Pinterest: How to use it in Your Design Business

How Pinterest is replacing traditional media and how we as designers can use it to help both us and our clients define their sense of style.
I used to tell my design students to subscribe to various magazines for inspiration, primarily to help develop their sense of style, something I used to call ‘their internal design library’.  Magazines like Architectural Digest, Garden Design, House & Garden, Gardens Illustrated and Sunset Magazine where good examples, but not any more! Today all they need is Pinterest
I would go so far as to suggest that Pinterest is almost singlehandedly putting the final nail in the coffin of the magazine industry if my wife Carol is anything to go by.

Pinterest has become the go-to tool people use to plan their future— from what they’ll make for dinner this week, to where to go and what to see on their next vacation. To use Pinterest successfully for your business, you need to think about the interests your business has in common with your customers.
For an interior designer, it might be photographs of beautiful rooms. For an architect it might be building styles, or design detailing. For a lighting company, it might be images of stunningly lit interiors and for the landscape designer, it’s likely helping people discover the garden of their dreams.
Whatever the interest, people tend to pursue them through four stages: aspiration, anticipation, participation and reflection.
  • 1. Aspiration: the moment you get inspired to pursue a specific interest (i.e. thinking of remodelling a room or garden)
  • 2. Anticipation: the phase where people look into the interest and start prepping to actually do it (i.e. researching supplies).
  • 3. Participation: when people actually participate in the interest they’ve decided to pursue (shortlisting and ordering)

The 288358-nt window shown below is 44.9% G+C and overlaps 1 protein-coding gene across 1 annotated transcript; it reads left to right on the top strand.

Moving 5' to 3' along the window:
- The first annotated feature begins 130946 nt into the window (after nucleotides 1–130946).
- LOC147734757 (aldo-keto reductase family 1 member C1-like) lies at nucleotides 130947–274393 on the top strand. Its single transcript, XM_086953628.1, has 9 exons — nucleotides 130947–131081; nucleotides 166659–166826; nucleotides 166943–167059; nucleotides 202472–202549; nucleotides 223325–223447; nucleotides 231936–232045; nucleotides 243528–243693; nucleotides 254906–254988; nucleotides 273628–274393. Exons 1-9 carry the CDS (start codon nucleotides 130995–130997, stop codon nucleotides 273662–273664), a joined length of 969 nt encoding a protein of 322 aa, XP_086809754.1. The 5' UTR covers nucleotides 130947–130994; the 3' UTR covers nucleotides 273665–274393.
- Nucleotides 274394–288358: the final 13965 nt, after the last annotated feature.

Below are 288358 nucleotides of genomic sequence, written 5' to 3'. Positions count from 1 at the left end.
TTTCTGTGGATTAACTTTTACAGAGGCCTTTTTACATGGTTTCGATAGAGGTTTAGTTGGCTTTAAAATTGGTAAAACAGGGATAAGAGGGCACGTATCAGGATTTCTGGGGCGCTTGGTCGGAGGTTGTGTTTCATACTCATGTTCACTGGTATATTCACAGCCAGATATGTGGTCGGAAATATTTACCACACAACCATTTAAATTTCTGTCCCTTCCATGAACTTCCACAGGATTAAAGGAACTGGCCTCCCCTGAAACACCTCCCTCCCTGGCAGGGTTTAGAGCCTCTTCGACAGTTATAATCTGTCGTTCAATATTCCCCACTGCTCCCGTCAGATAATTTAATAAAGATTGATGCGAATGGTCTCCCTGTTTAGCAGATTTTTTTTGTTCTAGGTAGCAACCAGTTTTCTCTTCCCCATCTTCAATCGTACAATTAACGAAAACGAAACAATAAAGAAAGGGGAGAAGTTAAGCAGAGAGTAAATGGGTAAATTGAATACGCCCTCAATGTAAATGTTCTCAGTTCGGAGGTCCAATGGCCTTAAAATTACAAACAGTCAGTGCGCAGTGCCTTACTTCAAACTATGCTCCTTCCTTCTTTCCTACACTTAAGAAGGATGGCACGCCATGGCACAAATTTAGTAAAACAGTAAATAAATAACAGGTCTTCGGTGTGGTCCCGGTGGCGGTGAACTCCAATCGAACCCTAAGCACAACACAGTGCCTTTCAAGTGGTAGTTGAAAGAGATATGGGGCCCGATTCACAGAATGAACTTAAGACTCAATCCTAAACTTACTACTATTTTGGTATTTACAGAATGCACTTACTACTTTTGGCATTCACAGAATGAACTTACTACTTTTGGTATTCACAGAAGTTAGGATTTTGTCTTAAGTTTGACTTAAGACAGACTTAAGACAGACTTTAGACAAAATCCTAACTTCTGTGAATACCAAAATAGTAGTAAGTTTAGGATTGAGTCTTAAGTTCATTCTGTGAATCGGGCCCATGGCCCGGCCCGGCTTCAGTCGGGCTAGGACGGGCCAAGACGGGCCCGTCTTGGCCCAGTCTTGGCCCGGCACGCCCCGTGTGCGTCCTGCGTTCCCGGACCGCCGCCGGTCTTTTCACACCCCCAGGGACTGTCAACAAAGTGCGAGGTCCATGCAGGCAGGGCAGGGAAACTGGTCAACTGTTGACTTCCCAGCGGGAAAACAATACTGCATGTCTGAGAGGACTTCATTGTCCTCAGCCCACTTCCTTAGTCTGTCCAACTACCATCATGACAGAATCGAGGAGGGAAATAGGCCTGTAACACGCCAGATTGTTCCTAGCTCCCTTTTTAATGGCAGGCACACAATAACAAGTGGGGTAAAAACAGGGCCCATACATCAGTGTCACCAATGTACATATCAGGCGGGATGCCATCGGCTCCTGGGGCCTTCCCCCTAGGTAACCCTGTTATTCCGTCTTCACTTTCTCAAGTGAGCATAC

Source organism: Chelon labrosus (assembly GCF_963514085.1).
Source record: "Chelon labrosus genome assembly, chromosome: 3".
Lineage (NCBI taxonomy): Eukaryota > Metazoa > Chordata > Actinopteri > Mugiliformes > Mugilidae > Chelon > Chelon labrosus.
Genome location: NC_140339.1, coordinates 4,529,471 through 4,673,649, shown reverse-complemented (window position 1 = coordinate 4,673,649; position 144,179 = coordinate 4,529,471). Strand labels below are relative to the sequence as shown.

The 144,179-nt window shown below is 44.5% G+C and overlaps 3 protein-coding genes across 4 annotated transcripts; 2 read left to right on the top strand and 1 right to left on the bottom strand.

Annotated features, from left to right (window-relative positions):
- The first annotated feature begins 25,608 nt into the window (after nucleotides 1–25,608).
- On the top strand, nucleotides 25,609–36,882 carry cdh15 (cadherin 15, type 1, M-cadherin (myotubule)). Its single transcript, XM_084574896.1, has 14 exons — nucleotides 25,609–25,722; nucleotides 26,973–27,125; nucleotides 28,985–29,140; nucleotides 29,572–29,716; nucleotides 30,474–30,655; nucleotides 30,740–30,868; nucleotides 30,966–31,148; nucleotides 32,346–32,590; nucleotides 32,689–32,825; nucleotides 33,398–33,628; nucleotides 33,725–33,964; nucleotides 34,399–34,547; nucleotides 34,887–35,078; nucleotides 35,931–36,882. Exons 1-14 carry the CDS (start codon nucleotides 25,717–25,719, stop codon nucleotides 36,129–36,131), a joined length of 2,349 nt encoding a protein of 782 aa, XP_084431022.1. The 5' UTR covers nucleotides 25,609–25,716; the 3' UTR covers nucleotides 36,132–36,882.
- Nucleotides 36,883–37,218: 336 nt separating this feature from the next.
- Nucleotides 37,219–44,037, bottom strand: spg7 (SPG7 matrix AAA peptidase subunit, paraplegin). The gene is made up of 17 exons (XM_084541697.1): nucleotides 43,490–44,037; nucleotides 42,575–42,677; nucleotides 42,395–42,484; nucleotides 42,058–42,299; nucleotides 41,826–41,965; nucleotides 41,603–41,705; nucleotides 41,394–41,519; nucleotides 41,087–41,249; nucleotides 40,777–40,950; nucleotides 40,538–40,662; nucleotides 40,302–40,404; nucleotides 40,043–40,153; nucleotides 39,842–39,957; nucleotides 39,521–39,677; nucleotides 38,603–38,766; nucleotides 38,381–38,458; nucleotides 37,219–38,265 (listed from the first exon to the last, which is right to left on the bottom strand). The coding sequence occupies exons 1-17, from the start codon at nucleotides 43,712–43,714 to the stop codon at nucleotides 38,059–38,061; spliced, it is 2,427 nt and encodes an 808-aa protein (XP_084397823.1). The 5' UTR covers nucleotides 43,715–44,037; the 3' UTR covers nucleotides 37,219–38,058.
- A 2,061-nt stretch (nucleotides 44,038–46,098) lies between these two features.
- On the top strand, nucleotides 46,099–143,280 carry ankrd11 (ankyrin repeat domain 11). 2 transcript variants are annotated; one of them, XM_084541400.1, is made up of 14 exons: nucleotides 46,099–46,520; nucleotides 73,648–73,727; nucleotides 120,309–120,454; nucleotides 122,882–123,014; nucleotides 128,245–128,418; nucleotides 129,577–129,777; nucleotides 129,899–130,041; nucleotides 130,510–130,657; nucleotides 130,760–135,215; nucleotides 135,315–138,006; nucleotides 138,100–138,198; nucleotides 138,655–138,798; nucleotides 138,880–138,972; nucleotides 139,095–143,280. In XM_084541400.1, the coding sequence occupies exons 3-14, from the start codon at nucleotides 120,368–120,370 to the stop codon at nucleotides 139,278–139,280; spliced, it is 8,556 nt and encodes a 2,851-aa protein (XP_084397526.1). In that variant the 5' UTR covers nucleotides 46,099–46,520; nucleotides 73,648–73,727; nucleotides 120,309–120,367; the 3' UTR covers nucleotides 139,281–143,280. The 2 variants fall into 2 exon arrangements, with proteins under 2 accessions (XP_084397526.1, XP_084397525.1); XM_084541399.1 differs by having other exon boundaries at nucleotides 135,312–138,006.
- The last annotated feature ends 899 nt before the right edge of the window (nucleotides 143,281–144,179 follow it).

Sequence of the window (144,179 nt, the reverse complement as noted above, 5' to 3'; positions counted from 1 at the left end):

• 4. Reflection: where people reflect on the finished result, maybe by taking a photo and sharing it on a social network.
Pinterest is most often used in the first three stages, and the most successful businesses use it  to help clients and potential customers along the journey. 
Pinterest can replace the designers ‘Mood Board’ by creating an interactive online version, where both client and designer can collaborate to producing a pin board that truly reflects everyone’s ideas and aspirations for a project.

For the first time Pinterest has allowed people to define their style in public. My wife is a classic example.  (  She used to subscribe to more than a dozen glossy magazines and has now cancelled all but three, because she is able to get all the eye candy she needs from Pinterest.
When creating and curating inspiring content, make sure you write thoughtful Pin and board descriptions so people can find what they’re looking for.

From a business point of view, marketing on Pinterest isn’t about bombarding people or blasting them with brand messages. It’s about identifying how your business fits in with the viewing person’s interests and becoming part of how they pursue and participate in that interest. The businesses that achieve this are bound for Pinterest success.